Is Cedar Shavings Safe To Use For Chickens?

Because of the overpowering scent, cedar shavings are not recommended for use as chicken beddings or litter, especially for chicks. Cedar shavings contain natural oils that are toxic to chickens and can cause respiratory issues.

Plicatic acid, found in cedar shavings, has been shown in studies in mammals including humans and rats to damage cells in the lungs and airways when inhaled, causing unpleasant symptoms and possibly long-term asthma.

Aside from the negative reactions of Plicatic acid on the respiratory systems of chickens, cedar shavings contain hydrocarbons and strong-smelling chemicals that can seriously harm the chickens’ livers. The dust from the shavings is also carcinogenic in nature, causing harm to humans, chickens, and other animals.

According to research, chicks raised using cedar shavings as bedding get sick easily and die young. However, the harmful effects of cedar take time before it starts showing.

cedar bedding for chickens

Is Cedar Shavings Really Toxic?

The toxicity of cedar to chickens has long been known, but with the rise of internet discussions and forums available on the internet, this has become questionable.

Many chicken raisers, as well as scientists and experienced hatcheries, are conducting their own studies to determine the truth about the effect of cedar shavings on chickens. Is it true that the toxicity of cedar shavings can harm chickens? Is it true, or is it a myth?

Studies on mammals specifically humans and rodents like rats, provide evidence for cedar’s negative effects. There have been no conclusive studies proving that cedar is a toxic material for chicken coop bedding. All of the information available about the ‘toxicity’ of cedar to chickens is based on studies conducted in humans, rats and other insects.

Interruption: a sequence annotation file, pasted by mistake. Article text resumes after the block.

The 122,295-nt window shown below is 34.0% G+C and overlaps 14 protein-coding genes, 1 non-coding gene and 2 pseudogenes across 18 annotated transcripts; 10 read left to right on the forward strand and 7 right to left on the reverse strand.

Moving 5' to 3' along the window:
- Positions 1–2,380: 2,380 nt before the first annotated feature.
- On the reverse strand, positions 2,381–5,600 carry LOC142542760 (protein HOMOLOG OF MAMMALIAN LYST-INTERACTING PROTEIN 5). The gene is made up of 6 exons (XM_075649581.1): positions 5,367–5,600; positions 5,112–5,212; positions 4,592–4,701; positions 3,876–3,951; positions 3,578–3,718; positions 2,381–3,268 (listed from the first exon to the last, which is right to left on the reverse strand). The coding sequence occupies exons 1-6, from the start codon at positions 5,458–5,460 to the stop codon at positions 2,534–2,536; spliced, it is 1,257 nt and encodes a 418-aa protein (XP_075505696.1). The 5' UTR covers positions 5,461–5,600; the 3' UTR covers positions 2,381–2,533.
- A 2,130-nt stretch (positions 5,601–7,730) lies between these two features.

Because birds, including chickens, have weaker respiratory systems than mammals and rodents, cedar shavings are thought to be harmful to them.

Why are there no studies done on the chickens?

Many chickens live only a year or two before being slaughtered, and the vast majority are raised on wire floors, not bedding.

Broiler hens do live on bedding for a few weeks before slaughter, but only for a few weeks. The meat chickens with the longest lifespans may only live a few months.

Scientists don’t need to look into the long-term effects of cedar bedding on poultry health because chickens don’t live that long in the industry.

Basis As To Why Cedars Are Considered Threat to Chickens

is cedar toxic to chickens

Because cedar contains cedrene, a strong-smelling substance known to upset the respiratory systems of insects, it is thought to be harmful to chickens as well. However, it is unclear to what extent the cedar becomes harmful to chickens.